|1. Monastic Education|
Almost all Tibetans are Buddhists, and Buddhism has had a profound influence. Before 1959, there were some 2,000 monasteries in Tibet with 110,000 monks and nuns, who made up 10 percent of total population. Tibetan historical traditions, culture and life have all been laced with a religious flavor. During the 1,000 years since the mid-8th century, when the Samye Monastery in Shannan created its Excellent Buddhist Doctrine School, Buddhism gradually established its ruling position in Tibet and all monasteries made efforts to expand monastic education by encouraging disciples to follow Buddhism and spread Buddhist scripture. In this way, a monastic education system was set up. Feudal serf owners, taking the monasteries as their stronghold, not only controlled the political and economic power, but almost all fields, including culture and art, medicine and public health, and astronomical calendar. Tibetan Buddhism ruled all thinking. "Outside the monastery, there was no school. There was no education except for Buddhist studies, and there was no teachers except lama teachers." This sums up the situation.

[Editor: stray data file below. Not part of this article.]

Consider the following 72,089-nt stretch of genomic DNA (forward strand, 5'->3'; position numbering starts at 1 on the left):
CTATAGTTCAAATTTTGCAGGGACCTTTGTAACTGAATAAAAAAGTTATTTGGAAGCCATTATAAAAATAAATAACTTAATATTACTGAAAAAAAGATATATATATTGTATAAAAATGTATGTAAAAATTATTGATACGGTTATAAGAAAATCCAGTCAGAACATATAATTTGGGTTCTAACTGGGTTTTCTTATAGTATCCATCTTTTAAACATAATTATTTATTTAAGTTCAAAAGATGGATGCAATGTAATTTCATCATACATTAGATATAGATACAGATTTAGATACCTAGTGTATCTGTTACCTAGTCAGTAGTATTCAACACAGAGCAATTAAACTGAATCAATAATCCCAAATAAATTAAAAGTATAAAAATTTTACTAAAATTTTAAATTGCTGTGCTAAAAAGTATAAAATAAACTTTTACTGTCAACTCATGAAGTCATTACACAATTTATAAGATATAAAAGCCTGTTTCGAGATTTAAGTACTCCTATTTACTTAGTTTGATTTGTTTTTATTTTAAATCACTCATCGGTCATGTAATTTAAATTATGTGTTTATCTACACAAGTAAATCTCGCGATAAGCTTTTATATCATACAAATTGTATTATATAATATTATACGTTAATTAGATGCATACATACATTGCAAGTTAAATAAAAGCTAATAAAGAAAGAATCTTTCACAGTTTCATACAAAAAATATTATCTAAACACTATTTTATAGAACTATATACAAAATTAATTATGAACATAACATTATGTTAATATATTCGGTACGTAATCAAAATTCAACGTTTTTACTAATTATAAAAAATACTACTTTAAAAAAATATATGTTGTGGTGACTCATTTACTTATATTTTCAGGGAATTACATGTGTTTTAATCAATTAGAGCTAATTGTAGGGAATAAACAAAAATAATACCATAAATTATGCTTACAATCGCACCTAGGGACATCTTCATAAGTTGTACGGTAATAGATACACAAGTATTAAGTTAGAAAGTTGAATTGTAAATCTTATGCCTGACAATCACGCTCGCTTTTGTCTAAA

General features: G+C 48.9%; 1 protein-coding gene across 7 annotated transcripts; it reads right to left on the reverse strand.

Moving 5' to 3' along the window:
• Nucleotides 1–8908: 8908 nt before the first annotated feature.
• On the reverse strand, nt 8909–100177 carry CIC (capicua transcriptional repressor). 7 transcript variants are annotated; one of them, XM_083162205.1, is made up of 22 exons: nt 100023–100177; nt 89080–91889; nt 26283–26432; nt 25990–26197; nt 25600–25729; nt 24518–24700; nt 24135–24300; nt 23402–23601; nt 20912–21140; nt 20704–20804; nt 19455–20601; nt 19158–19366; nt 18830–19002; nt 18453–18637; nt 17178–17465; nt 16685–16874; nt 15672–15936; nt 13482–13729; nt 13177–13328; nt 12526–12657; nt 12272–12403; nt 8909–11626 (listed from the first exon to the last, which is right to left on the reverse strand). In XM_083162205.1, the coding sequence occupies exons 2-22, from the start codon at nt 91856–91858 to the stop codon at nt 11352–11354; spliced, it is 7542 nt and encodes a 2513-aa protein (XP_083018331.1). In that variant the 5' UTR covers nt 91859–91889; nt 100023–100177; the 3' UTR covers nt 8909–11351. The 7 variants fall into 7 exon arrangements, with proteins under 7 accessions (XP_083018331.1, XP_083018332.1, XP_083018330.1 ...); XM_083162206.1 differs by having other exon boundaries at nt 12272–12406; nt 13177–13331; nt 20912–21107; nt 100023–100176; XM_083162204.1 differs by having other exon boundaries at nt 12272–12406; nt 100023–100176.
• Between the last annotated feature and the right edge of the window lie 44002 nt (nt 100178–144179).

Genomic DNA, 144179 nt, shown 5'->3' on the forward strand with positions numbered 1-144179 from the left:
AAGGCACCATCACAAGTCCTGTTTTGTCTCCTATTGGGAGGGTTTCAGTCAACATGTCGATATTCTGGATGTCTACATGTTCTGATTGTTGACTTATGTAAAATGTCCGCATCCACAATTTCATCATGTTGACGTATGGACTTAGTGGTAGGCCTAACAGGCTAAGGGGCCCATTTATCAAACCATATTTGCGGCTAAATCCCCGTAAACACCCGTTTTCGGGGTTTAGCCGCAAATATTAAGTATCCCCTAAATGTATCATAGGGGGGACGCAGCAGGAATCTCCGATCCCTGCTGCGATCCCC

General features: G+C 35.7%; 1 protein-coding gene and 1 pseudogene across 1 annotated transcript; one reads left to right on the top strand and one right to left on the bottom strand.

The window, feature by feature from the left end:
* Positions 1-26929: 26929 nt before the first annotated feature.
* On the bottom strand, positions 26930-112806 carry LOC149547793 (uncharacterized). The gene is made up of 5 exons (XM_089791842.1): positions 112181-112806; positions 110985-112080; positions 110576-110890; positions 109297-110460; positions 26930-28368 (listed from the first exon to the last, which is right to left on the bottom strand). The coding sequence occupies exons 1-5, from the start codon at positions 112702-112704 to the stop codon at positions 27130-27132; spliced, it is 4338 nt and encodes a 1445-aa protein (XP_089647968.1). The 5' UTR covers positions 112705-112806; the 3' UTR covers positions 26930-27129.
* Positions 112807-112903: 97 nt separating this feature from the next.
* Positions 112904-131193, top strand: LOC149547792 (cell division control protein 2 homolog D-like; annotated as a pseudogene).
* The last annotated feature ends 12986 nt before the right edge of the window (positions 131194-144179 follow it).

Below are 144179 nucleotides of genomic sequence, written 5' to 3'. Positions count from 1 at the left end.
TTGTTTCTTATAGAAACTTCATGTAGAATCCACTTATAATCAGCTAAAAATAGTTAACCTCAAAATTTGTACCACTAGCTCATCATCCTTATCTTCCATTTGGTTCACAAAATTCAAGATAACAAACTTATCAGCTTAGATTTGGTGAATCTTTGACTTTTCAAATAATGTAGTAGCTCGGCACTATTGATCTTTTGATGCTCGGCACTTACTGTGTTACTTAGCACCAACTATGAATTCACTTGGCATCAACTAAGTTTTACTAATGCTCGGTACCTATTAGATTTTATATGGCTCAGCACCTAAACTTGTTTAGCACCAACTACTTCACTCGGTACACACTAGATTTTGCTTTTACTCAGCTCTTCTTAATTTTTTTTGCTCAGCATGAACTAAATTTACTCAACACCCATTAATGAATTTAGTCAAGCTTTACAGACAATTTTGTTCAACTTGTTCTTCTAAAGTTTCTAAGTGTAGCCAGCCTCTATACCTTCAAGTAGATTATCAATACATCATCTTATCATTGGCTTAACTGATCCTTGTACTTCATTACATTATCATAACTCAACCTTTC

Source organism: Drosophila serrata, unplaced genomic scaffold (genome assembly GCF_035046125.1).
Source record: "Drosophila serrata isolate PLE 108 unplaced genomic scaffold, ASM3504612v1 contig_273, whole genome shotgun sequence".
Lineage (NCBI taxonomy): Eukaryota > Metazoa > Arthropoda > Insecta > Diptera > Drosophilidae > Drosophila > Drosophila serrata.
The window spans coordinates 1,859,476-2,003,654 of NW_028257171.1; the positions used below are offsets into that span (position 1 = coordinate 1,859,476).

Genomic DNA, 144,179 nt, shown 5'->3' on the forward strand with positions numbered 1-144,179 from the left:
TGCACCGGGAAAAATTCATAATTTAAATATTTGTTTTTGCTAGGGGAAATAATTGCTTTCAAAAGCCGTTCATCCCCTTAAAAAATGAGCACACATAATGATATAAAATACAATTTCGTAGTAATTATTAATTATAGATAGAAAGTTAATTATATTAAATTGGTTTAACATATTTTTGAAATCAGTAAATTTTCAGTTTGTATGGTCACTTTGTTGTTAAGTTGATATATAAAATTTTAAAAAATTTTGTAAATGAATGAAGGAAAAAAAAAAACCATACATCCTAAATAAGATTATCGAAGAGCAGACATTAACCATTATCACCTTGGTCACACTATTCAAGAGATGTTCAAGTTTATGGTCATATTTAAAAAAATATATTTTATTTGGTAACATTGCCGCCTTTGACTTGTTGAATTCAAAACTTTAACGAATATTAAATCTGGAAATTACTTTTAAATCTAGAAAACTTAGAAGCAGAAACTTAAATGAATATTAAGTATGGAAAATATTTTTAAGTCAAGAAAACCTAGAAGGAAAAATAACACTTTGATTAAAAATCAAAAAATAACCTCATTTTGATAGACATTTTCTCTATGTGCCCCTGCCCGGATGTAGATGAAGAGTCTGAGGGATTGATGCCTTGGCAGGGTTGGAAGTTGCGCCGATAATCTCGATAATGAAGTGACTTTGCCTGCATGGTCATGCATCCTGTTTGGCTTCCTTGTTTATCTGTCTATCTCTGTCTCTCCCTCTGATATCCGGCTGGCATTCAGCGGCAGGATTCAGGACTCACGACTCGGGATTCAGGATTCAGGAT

Students of the monastery schools, mainly monks, majored in Buddhist scriptures, but also gained some knowledge of Tibetan language, handwriting, literature and art, philosophy logic, astronomical Calendar and medicine. Children of laboring people, who wanted to study, had to be tonsured to a monastery. But not all monks had access to advanced study. Most of them were reduced into monks charged with chores in the monastery, leading a spartan life forever. This is why some 80 percent of Tibetan monks were illiterate, and only a small number of Tibetan lamas who enjoyed a better life and power had an opportunity for long-term education before entering the ruler class of the monastery, winning Buddhist academic degrees through written or oral tests, or being appointed as high- ranking officials of the governing group.
Monastic education, as a form of spreading knowledge, had all along been considered the regular education style in Tibet. In Tibet's long history, it nurtured some intellectuals, created numerous historic books, and made some achievements in architecture, sculpture, painting, astronomical calendar and medicine and public health. The monastery itself is an art treasure house, due to its valuable research role in carrying on and developing traditional Tibetan culture. Tripitaka, a Buddhist classic, is hailed as a "bright pearl in the treasure house of the world."
At the same time, it cannot be ignored that the monastic culture, aimed at training successors to the feudal serf owner class, spread beliefs concerning "reincarnation and transmigration," and preached on the entry into the "heavenly kingdom" which is "the extremely happy world after death" to solace those living in harsh conditions. The ideology convinced people they should seek to escape from suffering in the next life. This impeded the progress of Tibetan society and the development of science and technology. As a result, Tibetan lagged far behind other nationalties in China.